If you do own your car, it may be part of your estate and subject to probate. However, there are some ways you may be able to avoid probate and the costs and delays associated with it.
- In many states, including Texas, if an automobile is titled only your name, it can be transferred to your beneficiary without having to go through the probate process, which can be lengthy and expensive. The appropriate person, usually a surviving spouse or a child, typically must sign an affidavit before a notary, provide your death certificate, and show identification to the department of motor vehicles, secretary of state, or other government entity. There may be some limitations: In Texas, this simplified procedure is only available if probate is not necessary for any other assets. In addition, although some states allow it regardless of the number or value of your cars, others allow it only if the total value of the vehicles is under a certain dollar amount
- In some states, if you own a car jointly with another person, then the surviving owner automatically becomes the sole owner if you die, even without any specific language included on the car title. In other states, this is the case only if the joint owners are spouses. In most states, including Texas, you must specify on your title that you and someone else, often your spouse, own the car as joint tenants with right of survivorship. This means that upon your death, ownership vests automatically 100% in your surviving spouse, with no need to probate. Typically, all that your spouse will need to do is go to the department of motor vehicles with the title and the death certificate to obtain a new title in his or her name alone.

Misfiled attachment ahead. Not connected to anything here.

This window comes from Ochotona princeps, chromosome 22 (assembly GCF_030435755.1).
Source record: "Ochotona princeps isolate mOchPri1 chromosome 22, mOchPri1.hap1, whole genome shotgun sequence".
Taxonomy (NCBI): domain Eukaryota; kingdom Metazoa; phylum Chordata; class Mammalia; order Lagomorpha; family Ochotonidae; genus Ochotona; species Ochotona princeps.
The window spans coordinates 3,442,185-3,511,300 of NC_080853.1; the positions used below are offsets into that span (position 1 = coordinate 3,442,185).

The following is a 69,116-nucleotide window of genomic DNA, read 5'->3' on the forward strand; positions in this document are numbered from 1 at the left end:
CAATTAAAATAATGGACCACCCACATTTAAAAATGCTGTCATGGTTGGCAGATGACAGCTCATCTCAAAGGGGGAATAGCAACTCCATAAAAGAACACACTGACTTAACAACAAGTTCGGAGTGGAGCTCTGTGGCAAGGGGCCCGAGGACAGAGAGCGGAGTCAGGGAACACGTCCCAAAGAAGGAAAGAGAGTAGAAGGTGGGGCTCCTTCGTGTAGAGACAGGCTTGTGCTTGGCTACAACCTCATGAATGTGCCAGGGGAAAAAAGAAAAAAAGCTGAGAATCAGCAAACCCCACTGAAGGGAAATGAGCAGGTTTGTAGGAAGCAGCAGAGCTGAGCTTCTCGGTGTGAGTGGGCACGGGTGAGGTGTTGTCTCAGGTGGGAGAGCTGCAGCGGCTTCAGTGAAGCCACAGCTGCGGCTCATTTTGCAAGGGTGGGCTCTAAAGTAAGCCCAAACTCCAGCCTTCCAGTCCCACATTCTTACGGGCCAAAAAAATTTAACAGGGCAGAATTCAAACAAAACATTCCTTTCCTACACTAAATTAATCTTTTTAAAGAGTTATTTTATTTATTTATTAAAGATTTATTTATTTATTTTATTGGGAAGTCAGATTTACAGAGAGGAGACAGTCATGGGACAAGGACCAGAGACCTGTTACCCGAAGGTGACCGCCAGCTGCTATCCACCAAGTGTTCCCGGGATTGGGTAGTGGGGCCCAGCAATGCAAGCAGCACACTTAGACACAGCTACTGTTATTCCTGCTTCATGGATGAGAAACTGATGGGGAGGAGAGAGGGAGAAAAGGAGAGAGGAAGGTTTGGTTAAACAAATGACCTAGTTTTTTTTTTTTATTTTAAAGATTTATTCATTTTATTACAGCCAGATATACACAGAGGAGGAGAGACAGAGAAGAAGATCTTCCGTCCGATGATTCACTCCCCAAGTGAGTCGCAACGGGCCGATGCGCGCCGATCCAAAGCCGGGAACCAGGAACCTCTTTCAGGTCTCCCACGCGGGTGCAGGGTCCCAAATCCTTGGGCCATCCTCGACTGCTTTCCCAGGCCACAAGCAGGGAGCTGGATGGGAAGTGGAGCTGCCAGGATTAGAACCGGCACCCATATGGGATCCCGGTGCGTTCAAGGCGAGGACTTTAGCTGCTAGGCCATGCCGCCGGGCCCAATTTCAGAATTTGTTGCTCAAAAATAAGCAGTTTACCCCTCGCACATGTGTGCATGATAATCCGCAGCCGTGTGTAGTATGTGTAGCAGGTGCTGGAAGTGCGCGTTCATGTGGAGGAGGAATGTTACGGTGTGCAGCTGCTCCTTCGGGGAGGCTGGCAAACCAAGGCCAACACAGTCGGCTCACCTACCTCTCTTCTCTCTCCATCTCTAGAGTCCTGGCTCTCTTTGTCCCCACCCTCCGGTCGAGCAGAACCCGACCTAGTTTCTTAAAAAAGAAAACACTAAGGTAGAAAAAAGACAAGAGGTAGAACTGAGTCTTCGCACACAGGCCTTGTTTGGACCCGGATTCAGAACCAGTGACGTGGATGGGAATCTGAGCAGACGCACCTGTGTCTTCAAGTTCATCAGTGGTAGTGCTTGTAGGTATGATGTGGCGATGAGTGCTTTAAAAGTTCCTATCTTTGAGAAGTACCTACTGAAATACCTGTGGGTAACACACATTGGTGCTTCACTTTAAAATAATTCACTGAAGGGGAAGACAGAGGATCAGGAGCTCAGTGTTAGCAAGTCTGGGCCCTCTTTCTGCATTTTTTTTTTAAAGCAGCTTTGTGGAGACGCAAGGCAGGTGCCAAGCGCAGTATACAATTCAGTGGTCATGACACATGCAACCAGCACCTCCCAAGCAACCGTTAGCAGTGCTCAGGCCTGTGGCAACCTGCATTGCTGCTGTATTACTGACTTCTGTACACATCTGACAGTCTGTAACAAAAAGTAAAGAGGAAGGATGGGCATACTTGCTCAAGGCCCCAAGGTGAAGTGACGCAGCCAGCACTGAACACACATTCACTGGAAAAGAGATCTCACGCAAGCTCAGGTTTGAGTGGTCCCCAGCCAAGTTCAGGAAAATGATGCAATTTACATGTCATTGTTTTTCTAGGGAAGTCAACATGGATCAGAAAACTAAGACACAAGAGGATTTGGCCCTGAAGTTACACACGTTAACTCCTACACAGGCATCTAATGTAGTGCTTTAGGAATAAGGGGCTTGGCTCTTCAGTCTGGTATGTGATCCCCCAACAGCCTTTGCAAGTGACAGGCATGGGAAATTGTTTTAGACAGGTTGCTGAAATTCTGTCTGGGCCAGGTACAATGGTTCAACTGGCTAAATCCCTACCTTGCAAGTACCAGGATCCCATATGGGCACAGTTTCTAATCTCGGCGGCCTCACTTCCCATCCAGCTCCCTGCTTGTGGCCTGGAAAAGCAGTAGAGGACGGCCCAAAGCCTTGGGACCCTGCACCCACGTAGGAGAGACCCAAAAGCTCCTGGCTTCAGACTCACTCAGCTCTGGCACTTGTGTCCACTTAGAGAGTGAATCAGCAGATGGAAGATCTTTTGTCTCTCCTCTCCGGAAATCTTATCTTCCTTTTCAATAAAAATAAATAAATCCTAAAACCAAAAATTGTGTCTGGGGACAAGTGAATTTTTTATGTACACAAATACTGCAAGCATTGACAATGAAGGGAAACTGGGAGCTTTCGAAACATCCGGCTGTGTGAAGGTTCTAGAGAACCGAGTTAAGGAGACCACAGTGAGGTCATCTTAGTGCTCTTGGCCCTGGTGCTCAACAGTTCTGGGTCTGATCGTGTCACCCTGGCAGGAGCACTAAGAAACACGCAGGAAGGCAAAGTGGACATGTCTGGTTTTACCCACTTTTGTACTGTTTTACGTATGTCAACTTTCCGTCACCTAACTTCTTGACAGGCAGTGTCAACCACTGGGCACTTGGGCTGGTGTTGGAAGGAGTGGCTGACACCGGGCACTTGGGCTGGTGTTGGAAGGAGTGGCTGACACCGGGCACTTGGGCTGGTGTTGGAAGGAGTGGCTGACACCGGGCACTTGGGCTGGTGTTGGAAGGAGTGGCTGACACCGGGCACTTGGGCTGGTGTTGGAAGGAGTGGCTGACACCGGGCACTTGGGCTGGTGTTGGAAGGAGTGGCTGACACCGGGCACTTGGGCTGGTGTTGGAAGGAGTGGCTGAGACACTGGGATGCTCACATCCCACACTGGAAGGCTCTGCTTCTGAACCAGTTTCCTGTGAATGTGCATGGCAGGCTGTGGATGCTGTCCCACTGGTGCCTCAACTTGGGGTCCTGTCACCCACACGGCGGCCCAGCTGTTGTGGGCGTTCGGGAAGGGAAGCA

- Caution: If you are considering making someone else a joint owner of your car just to avoid probate, keep in mind that you will be making a permanent gift to that person which could be seized by his or her creditors. Also, if the co-owner’s interest is worth more than the annual gift tax exclusion (currently $15,000), you will have to file a federal gift tax return, although no gift tax will be due unless you exceed the federal gift and estate tax exemption, which for 2019, is $11.4 million for an individual.